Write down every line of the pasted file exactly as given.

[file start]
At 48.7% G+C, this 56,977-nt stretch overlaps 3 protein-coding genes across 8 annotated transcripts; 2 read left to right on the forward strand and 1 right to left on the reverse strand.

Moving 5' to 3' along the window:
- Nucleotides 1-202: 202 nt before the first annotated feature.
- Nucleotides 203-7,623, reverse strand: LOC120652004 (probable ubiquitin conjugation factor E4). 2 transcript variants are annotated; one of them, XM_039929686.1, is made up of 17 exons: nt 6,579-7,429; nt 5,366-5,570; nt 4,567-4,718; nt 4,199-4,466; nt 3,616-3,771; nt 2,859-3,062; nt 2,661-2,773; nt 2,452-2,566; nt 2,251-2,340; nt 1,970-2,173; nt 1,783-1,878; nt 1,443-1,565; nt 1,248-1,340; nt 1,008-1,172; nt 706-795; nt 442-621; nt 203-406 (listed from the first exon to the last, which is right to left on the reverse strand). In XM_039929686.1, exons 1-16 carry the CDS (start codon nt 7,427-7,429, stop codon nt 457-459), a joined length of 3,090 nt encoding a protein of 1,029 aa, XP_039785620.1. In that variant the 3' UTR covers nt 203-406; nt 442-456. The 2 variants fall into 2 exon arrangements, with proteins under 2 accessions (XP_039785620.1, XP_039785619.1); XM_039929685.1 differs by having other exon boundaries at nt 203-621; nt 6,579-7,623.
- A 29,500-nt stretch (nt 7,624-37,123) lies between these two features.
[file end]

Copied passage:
At 48.7% G+C, this 56,977-nt stretch overlaps 3 protein-coding genes across 8 annotated transcripts; 2 read left to right on the forward strand and 1 right to left on the reverse strand.

Moving 5' to 3' along the window:
- Nucleotides 1-202: 202 nt before the first annotated feature.
- Nucleotides 203-7,623, reverse strand: LOC120652004 (probable ubiquitin conjugation factor E4). 2 transcript variants are annotated; one of them, XM_039929686.1, is made up of 17 exons: nt 6,579-7,429; nt 5,366-5,570; nt 4,567-4,718; nt 4,199-4,466; nt 3,616-3,771; nt 2,859-3,062; nt 2,661-2,773; nt 2,452-2,566; nt 2,251-2,340; nt 1,970-2,173; nt 1,783-1,878; nt 1,443-1,565; nt 1,248-1,340; nt 1,008-1,172; nt 706-795; nt 442-621; nt 203-406 (listed from the first exon to the last, which is right to left on the reverse strand). In XM_039929686.1, exons 1-16 carry the CDS (start codon nt 7,427-7,429, stop codon nt 457-459), a joined length of 3,090 nt encoding a protein of 1,029 aa, XP_039785620.1. In that variant the 3' UTR covers nt 203-406; nt 442-456. The 2 variants fall into 2 exon arrangements, with proteins under 2 accessions (XP_039785620.1, XP_039785619.1); XM_039929685.1 differs by having other exon boundaries at nt 203-621; nt 6,579-7,623.
- A 29,500-nt stretch (nt 7,624-37,123) lies between these two features.